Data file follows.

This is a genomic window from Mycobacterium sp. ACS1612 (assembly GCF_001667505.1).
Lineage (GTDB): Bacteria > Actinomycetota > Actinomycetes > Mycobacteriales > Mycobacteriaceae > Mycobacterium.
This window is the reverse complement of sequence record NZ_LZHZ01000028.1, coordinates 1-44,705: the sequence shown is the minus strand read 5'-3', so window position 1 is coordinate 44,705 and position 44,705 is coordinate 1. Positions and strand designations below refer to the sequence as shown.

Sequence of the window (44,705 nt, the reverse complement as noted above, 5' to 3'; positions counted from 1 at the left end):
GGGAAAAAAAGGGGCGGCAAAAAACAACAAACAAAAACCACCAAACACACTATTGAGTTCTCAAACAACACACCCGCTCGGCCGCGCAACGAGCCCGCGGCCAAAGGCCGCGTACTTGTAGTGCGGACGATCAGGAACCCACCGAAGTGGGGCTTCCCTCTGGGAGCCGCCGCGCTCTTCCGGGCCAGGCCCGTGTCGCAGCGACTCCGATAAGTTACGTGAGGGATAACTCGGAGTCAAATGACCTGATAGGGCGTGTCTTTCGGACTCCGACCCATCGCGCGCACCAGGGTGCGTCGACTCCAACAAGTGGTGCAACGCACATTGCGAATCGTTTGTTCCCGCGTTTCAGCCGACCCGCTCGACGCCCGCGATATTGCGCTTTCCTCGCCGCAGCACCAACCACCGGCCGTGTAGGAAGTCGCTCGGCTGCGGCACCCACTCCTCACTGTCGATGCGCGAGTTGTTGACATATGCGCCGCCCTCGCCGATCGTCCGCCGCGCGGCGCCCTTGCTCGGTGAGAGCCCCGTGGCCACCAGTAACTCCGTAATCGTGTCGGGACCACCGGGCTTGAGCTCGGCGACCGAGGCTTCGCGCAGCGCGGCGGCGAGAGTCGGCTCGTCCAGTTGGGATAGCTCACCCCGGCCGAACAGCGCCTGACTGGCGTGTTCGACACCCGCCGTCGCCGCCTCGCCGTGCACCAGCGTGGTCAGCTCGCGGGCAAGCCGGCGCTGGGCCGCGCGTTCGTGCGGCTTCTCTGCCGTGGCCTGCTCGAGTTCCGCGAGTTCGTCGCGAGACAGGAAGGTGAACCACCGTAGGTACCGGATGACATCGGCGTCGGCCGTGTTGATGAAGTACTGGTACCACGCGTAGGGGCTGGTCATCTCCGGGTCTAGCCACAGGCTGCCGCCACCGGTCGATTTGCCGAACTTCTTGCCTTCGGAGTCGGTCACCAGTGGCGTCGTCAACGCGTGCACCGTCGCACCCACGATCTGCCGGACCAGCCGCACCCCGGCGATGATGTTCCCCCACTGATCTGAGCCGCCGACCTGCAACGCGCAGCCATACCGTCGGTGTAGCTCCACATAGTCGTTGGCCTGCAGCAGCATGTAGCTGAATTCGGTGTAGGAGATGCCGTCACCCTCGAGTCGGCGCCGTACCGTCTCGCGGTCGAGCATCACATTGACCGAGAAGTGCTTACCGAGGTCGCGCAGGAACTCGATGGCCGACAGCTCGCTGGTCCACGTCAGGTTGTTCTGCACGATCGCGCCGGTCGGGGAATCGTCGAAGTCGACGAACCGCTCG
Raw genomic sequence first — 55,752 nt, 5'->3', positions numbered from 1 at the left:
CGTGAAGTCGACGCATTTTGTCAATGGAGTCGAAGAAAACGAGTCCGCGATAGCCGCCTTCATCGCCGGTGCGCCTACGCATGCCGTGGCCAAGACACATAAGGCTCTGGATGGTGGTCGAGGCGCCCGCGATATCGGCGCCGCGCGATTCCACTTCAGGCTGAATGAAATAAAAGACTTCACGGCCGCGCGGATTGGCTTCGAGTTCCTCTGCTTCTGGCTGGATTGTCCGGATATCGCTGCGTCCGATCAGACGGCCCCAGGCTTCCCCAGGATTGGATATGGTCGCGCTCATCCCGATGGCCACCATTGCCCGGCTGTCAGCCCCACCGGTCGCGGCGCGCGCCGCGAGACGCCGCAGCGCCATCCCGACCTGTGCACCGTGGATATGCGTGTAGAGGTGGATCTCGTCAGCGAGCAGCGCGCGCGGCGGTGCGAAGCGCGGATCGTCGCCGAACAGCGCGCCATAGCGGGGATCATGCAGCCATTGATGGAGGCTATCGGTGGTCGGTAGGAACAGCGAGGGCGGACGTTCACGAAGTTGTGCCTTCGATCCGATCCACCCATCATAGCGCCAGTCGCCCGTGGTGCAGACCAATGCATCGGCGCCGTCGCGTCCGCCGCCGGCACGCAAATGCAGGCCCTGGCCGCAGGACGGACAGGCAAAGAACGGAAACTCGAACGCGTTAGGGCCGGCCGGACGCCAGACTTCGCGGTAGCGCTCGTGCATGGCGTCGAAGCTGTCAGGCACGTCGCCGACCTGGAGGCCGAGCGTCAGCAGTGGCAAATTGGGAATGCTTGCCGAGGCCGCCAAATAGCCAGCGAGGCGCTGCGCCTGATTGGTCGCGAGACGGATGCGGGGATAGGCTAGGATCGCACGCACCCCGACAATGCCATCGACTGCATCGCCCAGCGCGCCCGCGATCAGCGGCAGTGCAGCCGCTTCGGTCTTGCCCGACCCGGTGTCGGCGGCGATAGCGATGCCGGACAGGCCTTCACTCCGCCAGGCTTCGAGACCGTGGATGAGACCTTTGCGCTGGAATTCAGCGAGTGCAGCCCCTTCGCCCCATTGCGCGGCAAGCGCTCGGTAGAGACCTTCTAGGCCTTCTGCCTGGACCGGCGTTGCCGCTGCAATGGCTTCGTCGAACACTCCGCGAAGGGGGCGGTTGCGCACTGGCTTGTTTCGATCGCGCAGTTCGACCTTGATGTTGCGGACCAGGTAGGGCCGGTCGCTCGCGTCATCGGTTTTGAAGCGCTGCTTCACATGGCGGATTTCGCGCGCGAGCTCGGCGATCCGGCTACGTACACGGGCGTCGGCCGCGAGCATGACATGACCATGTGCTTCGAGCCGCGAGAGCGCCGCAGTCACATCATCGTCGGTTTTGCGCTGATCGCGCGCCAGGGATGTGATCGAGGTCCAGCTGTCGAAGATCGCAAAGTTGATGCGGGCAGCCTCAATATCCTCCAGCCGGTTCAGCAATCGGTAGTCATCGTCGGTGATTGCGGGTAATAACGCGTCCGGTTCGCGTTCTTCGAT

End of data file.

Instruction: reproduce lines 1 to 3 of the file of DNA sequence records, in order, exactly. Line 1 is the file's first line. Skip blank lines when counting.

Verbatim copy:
This is a genomic window from Mycobacterium sp. ACS1612 (assembly GCF_001667505.1).
Lineage (GTDB): Bacteria > Actinomycetota > Actinomycetes > Mycobacteriales > Mycobacteriaceae > Mycobacterium.
This window is the reverse complement of sequence record NZ_LZHZ01000028.1, coordinates 1-44,705: the sequence shown is the minus strand read 5'-3', so window position 1 is coordinate 44,705 and position 44,705 is coordinate 1. Positions and strand designations below refer to the sequence as shown.